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BACKGROUND India is home to 60% of the total global visceral leishmaniasis (VL) population. Use of long-term oral (e.g. miltefosine) and parenteral drugs, considered the mainstay for treatment of VL, is now faced with increased resistance, decreased efficacy, low compliance and safety issues. The authors evaluated the efficacy and safety of an alternate(More)
BACKGROUND Improved treatment approaches are needed for visceral leishmaniasis. We assessed the efficacy and safety of three potential short-course combination treatments compared with the standard monotherapy in India. METHODS Standard treatment (1 mg/kg amphotericin B infusion on alternate days for 30 days, total dose 15 mg/kg) was compared with three(More)
BACKGROUND Visceral Leishmaniasis (VL; also known as Kala-azar) is an ultimately fatal disease endemic in Bihar. A 2007 observational cohort study in Bihar of 251 patients with VL treated with 20 mg/Kg intravenous liposomal amphotericin B (Ambisome) demonstrated a 98% cure rate at 6-months. Between July 2007 and August 2012, Médecins Sans Frontières (MSF)(More)
BACKGROUND The skin disorder Post Kala-Azar Dermal Leishmaniasis (PKDL) occurs in up to 10% of patients treated for visceral leishmaniasis (VL) in India. The pathogenesis of PKDL is not yet fully understood. Cases have been reported in India following therapy with most available treatments, but rarely in those treated with liposomal amphotericin B(More)
BACKGROUND Visceral Leishmaniasis (VL; also known as kala-azar) is an ultimately fatal disease endemic in the Indian state of Bihar, while HIV/AIDS is an emerging disease in this region. A 2011 observational cohort study conducted in Bihar involving 55 VL/HIV co-infected patients treated with 20-25 mg/kg intravenous liposomal amphotericin B (AmBisome)(More)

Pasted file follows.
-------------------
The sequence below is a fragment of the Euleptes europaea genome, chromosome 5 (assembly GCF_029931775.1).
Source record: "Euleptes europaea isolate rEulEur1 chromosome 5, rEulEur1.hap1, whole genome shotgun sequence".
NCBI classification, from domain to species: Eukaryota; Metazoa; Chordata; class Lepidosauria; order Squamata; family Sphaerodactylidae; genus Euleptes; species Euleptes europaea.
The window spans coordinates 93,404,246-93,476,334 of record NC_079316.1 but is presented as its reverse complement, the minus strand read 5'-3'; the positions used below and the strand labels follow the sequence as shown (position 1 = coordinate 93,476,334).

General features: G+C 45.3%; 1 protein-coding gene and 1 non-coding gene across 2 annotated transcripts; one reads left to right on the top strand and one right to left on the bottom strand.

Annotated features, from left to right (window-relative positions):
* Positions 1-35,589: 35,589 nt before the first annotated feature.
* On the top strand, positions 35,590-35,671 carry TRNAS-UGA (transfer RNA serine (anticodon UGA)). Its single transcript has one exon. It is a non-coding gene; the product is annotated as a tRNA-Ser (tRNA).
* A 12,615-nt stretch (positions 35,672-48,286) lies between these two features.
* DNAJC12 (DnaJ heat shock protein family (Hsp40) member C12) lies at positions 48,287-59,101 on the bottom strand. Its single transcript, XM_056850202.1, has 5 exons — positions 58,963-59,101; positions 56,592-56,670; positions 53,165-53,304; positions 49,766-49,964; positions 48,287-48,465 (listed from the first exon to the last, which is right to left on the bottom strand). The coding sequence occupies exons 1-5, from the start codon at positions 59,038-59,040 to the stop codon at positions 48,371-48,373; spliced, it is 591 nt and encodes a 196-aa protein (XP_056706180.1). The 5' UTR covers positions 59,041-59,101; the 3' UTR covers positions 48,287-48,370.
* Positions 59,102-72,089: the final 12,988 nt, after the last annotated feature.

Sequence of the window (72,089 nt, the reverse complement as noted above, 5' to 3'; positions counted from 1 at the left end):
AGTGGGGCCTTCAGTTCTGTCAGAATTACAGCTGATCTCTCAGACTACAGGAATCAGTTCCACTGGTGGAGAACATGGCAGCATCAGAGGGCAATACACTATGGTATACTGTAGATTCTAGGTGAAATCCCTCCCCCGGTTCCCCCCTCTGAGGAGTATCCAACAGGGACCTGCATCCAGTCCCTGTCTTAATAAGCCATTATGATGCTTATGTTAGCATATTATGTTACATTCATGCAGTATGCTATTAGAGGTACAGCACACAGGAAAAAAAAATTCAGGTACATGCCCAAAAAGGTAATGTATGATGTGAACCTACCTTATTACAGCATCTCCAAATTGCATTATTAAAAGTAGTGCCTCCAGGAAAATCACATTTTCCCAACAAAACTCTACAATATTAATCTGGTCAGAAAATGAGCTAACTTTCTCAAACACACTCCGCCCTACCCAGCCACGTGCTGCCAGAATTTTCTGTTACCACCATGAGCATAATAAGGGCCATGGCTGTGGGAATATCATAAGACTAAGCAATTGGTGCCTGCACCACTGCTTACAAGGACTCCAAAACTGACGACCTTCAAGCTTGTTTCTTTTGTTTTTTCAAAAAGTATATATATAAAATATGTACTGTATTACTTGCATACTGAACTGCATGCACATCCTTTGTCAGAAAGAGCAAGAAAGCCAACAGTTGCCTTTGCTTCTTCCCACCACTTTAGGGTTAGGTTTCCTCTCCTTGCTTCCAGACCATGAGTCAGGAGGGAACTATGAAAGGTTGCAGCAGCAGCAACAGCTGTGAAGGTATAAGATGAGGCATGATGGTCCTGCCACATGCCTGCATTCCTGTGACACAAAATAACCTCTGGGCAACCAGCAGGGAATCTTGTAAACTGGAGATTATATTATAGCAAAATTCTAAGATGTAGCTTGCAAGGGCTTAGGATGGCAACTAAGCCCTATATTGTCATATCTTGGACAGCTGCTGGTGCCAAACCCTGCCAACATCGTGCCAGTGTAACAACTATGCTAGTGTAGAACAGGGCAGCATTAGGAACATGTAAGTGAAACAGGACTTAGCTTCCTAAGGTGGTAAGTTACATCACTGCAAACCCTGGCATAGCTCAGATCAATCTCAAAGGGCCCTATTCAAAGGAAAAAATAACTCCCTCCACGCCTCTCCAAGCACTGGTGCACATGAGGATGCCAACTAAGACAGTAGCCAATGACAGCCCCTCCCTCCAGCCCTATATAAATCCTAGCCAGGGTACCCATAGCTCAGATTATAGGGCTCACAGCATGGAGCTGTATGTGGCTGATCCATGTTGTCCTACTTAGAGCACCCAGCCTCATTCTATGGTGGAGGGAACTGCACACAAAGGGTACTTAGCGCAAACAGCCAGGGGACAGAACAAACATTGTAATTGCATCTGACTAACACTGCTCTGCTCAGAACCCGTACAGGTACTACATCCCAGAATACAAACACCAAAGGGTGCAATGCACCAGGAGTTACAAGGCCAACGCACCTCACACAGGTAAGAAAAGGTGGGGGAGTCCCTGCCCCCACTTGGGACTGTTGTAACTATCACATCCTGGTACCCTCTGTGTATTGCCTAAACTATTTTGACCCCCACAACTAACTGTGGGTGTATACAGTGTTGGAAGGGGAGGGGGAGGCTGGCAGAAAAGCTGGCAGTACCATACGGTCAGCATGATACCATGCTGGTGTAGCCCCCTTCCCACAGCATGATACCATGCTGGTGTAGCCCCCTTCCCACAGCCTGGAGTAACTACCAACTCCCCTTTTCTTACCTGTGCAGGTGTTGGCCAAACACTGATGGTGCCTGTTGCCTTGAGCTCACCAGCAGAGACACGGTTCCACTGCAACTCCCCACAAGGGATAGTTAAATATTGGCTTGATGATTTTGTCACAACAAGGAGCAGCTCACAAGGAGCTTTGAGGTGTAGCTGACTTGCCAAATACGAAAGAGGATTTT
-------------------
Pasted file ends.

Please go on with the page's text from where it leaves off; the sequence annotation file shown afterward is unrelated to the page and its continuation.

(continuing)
Visceral leishmaniasis (VL) is a vector-borne protozoan infection caused by the Leishmania donovani spp. complex. Typical disease manifestations include persistent fever, hepatosplenomegaly, and pancytopenia [1]. Without treatment, overt VL is universally fatal. The disease is a global health problem, with an estimated annual incidence of 200 000– 400 000(More)
BACKGROUND A proportion of all immunocompetent patients treated for visceral leishmaniasis (VL) are known to relapse; however, the risk factors for relapse are not well understood. With the support of the Rajendra Memorial Research Institute (RMRI), Médecins Sans Frontières (MSF) implemented a program in Bihar, India, using intravenous liposomal(More)
Post-kala-azar dermal leishmaniasis (PKDL) is an important factor in kala-azar transmission; hence its early detection and assessment of effective treatment is very important for disease control. In present study on 60 PKDL cases presented with macular, mixed papulonodular, or erythematous lesions, Leishmania parasites were demonstrated microscopically in(More)
Visceral leishmaniasis, caused by Leishmania donovani, is a serious form of leishmaniasis and fatal if untreated. Nearly half of the VL cases are children. There are very few studies of renal function in pediatric visceral leishmaniasis. The aim of this study was to evaluate renal dysfunction by studying glomerular filtration rate (GFR), microalbuminuria,(More)
BACKGROUND Post kala-azar dermal leishmaniasis (PKDL) is a skin disorder that usually occurs among patients with a past history of visceral leishmaniasis (VL). Cases are also reported without a history of VL. There is no satisfactory treatment regimen available at present. We aimed to compare the efficacy and safety of amphotericin B in two different doses(More)